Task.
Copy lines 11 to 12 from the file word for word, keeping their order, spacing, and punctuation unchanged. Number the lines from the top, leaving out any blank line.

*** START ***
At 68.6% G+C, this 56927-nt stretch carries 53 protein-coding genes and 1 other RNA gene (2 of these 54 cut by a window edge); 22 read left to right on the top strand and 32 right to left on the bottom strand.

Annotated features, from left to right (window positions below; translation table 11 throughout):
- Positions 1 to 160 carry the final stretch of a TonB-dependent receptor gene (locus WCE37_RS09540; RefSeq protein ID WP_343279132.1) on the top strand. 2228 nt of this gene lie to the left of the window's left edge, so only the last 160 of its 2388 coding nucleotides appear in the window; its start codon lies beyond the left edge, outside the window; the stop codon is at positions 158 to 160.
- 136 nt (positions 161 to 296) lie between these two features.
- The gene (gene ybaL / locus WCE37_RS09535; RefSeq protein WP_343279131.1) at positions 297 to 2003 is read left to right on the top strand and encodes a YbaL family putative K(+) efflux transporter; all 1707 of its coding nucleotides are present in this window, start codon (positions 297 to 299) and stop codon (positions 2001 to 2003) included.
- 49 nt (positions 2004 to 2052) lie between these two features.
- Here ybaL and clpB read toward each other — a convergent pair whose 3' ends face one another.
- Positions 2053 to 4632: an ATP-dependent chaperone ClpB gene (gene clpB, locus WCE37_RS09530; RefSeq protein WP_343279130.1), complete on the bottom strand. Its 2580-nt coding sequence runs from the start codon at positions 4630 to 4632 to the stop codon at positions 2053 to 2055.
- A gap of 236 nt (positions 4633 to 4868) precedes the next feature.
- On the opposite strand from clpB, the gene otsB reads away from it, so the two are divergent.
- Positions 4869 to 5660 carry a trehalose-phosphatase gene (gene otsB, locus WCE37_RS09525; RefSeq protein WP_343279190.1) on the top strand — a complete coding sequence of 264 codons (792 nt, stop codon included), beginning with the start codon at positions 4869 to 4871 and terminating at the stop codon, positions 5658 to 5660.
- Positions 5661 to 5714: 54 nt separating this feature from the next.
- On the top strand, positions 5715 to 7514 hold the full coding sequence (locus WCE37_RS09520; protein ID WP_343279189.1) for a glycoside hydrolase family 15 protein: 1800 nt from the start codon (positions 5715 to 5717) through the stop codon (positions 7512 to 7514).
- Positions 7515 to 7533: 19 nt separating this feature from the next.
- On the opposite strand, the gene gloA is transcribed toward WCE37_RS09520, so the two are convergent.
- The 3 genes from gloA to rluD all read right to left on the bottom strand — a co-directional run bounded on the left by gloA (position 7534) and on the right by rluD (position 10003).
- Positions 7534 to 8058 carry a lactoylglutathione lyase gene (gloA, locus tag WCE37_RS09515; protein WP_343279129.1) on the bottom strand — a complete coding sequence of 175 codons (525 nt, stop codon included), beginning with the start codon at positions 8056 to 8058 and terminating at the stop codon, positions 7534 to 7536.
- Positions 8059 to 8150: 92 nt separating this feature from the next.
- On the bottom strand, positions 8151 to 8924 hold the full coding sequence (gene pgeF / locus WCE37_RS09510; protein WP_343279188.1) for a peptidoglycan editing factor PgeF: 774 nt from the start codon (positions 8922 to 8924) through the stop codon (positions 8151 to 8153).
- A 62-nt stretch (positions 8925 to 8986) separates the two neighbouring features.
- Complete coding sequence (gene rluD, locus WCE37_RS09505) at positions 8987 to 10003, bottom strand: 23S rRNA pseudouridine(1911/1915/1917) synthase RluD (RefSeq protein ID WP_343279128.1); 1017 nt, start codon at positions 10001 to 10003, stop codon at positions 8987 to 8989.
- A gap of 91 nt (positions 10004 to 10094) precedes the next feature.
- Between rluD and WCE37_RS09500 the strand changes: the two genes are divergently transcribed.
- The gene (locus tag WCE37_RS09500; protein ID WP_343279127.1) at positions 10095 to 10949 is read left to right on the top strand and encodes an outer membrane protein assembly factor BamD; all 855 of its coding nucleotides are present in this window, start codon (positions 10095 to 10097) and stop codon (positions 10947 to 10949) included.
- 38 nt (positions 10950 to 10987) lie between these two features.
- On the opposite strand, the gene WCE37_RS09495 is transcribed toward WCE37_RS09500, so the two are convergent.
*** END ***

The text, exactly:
- Positions 4869 to 5660 carry a trehalose-phosphatase gene (gene otsB, locus WCE37_RS09525; RefSeq protein WP_343279190.1) on the top strand — a complete coding sequence of 264 codons (792 nt, stop codon included), beginning with the start codon at positions 4869 to 4871 and terminating at the stop codon, positions 5658 to 5660.
- Positions 5661 to 5714: 54 nt separating this feature from the next.